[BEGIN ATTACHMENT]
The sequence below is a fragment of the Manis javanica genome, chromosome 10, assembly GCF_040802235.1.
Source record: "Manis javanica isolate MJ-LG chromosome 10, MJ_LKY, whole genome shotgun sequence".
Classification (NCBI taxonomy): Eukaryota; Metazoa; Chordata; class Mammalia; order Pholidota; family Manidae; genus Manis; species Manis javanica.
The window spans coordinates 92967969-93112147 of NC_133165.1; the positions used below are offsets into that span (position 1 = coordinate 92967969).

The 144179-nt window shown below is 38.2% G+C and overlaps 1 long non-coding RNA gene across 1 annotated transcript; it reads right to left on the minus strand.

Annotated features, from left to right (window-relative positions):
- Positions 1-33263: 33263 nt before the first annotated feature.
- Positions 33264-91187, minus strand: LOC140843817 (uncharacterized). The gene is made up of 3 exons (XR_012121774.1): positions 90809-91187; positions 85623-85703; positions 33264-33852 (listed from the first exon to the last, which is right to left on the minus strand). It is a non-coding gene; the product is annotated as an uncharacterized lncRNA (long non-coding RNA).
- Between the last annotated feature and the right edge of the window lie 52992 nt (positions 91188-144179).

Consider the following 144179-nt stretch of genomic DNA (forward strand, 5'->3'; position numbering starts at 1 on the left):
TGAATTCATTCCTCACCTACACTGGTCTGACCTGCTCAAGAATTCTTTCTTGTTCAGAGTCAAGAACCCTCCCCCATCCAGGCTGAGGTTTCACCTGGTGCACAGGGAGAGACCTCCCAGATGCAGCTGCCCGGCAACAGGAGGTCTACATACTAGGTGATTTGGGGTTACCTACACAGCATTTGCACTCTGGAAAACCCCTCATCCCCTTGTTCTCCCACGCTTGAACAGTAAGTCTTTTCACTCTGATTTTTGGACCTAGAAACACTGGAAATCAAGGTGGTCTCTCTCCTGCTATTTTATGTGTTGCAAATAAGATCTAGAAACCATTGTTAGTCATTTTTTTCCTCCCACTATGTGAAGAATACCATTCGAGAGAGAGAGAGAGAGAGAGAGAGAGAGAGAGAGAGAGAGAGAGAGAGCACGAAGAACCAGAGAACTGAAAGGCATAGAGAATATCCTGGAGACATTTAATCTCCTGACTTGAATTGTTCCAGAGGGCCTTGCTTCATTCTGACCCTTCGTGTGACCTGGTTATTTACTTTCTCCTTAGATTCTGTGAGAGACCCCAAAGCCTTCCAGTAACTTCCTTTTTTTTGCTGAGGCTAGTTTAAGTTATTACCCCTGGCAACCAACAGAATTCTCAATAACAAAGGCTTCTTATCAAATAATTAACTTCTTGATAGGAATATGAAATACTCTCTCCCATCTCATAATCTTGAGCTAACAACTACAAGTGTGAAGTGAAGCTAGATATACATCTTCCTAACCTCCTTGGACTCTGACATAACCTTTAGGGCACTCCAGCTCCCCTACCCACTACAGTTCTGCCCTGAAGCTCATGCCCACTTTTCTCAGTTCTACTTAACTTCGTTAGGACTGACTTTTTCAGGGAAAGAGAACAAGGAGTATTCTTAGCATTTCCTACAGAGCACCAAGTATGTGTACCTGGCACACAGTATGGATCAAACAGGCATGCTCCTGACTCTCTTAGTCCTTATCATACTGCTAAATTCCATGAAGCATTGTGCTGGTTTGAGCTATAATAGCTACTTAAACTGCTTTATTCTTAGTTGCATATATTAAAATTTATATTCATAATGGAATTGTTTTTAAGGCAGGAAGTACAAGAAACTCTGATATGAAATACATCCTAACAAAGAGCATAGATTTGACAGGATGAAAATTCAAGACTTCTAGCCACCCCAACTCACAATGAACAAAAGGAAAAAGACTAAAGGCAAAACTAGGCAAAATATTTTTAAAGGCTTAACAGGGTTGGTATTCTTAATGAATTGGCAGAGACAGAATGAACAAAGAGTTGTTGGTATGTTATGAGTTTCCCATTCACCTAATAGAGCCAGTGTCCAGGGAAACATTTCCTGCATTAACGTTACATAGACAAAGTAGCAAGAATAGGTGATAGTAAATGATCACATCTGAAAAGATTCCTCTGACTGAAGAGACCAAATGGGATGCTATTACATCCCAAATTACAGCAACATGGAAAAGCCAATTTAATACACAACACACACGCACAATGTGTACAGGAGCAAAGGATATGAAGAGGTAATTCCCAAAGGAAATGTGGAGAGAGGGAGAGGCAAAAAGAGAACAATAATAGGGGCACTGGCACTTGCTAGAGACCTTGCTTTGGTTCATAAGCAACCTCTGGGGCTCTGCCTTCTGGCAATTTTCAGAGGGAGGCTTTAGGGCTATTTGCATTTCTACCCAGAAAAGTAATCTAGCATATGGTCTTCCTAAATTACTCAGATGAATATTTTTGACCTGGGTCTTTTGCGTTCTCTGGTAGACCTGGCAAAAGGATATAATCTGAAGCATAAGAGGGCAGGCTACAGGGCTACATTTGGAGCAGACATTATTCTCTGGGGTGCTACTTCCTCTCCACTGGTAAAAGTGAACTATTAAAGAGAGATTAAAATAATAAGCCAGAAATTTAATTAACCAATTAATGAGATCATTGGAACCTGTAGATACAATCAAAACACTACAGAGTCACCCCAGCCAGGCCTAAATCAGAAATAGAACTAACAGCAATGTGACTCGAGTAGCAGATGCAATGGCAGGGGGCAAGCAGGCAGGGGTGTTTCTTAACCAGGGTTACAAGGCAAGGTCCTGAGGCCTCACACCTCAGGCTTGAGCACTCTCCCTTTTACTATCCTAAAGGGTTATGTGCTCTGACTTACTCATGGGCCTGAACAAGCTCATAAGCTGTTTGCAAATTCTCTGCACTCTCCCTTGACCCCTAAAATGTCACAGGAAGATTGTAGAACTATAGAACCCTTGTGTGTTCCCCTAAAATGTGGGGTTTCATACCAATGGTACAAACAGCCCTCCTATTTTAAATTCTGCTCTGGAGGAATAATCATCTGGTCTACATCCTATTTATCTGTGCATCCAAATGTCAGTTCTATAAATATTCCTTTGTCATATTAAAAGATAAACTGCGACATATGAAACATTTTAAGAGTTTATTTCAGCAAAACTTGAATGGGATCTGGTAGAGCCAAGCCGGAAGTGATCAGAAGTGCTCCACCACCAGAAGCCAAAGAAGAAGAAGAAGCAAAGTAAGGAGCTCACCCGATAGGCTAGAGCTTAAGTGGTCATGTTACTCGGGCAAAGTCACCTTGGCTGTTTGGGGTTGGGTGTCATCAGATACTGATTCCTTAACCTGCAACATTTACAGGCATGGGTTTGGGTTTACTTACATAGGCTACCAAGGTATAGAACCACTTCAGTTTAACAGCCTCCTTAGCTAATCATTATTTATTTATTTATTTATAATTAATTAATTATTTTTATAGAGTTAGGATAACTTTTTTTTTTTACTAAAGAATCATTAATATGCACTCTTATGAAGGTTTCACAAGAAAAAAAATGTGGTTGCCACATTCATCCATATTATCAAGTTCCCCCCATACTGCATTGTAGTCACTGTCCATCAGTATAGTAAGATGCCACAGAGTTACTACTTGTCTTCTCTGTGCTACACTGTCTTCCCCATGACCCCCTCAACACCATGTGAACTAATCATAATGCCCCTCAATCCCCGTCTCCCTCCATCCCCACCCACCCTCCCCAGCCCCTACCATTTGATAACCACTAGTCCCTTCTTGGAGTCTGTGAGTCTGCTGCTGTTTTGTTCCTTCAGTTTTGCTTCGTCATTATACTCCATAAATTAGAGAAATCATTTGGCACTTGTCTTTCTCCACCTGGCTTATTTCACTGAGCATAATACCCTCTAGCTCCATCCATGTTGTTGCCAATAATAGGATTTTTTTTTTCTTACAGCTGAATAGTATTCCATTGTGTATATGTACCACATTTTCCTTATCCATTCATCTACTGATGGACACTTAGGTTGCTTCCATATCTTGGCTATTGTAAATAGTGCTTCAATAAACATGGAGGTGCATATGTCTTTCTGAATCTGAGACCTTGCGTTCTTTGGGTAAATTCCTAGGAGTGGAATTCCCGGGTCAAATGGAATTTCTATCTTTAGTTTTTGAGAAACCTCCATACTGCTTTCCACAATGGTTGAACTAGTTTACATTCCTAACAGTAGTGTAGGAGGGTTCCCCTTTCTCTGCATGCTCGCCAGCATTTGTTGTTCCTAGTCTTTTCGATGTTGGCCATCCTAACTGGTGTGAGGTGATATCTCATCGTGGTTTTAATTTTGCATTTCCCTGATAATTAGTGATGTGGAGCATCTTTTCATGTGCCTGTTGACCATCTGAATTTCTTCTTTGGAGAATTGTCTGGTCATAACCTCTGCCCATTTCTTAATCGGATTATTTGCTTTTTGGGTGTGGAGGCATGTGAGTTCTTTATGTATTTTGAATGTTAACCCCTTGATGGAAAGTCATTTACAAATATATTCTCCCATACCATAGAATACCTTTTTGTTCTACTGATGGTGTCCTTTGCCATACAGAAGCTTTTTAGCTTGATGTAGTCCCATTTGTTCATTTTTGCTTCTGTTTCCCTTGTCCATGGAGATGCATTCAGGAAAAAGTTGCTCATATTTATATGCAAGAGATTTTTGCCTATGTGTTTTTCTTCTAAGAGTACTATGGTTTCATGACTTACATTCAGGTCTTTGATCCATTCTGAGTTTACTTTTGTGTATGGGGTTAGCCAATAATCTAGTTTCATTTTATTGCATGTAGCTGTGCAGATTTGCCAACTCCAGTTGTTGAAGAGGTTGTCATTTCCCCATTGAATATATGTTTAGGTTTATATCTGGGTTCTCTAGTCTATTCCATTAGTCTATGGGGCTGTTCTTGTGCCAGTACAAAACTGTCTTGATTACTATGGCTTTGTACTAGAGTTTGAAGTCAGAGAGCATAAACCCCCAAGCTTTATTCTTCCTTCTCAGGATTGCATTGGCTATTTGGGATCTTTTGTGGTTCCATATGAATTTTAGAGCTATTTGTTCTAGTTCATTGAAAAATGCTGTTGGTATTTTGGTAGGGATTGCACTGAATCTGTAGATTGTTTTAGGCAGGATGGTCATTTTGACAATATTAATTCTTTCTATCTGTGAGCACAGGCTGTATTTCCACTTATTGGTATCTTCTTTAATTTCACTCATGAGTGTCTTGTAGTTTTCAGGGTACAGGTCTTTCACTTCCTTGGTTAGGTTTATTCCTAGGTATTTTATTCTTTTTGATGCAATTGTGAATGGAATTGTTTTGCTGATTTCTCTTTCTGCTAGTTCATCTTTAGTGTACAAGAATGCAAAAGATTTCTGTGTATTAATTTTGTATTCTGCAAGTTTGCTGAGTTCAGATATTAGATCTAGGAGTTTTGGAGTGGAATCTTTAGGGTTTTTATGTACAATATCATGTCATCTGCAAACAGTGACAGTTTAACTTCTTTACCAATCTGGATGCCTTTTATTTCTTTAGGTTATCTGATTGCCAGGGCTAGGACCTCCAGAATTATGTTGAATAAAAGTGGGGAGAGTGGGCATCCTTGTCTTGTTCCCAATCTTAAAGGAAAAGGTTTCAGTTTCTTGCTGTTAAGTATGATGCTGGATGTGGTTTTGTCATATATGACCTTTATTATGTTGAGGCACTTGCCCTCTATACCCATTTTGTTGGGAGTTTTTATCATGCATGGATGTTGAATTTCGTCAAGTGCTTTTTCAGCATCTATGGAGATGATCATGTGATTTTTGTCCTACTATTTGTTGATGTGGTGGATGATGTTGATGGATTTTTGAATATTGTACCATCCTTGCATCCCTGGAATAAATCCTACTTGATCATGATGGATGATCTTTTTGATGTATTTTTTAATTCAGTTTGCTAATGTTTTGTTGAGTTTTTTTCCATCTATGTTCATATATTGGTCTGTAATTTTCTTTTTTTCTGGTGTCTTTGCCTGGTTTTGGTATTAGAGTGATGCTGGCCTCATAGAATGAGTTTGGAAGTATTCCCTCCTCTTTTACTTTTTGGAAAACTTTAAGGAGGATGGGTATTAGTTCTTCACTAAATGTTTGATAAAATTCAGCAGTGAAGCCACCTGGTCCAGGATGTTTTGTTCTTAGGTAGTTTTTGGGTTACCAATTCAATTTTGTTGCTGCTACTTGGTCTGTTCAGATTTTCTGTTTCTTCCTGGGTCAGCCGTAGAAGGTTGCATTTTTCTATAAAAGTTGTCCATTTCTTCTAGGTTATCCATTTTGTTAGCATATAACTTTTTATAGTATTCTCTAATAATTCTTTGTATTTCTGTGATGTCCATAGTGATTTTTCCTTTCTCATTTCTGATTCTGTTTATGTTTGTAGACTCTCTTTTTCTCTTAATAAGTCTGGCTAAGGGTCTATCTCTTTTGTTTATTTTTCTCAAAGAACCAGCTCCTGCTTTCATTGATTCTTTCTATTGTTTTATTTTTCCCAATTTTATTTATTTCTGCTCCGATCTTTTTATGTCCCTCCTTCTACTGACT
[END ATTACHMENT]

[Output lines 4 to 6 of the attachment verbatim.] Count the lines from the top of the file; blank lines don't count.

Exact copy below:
The window spans coordinates 92967969-93112147 of NC_133165.1; the positions used below are offsets into that span (position 1 = coordinate 92967969).

The 144179-nt window shown below is 38.2% G+C and overlaps 1 long non-coding RNA gene across 1 annotated transcript; it reads right to left on the minus strand.

Annotated features, from left to right (window-relative positions):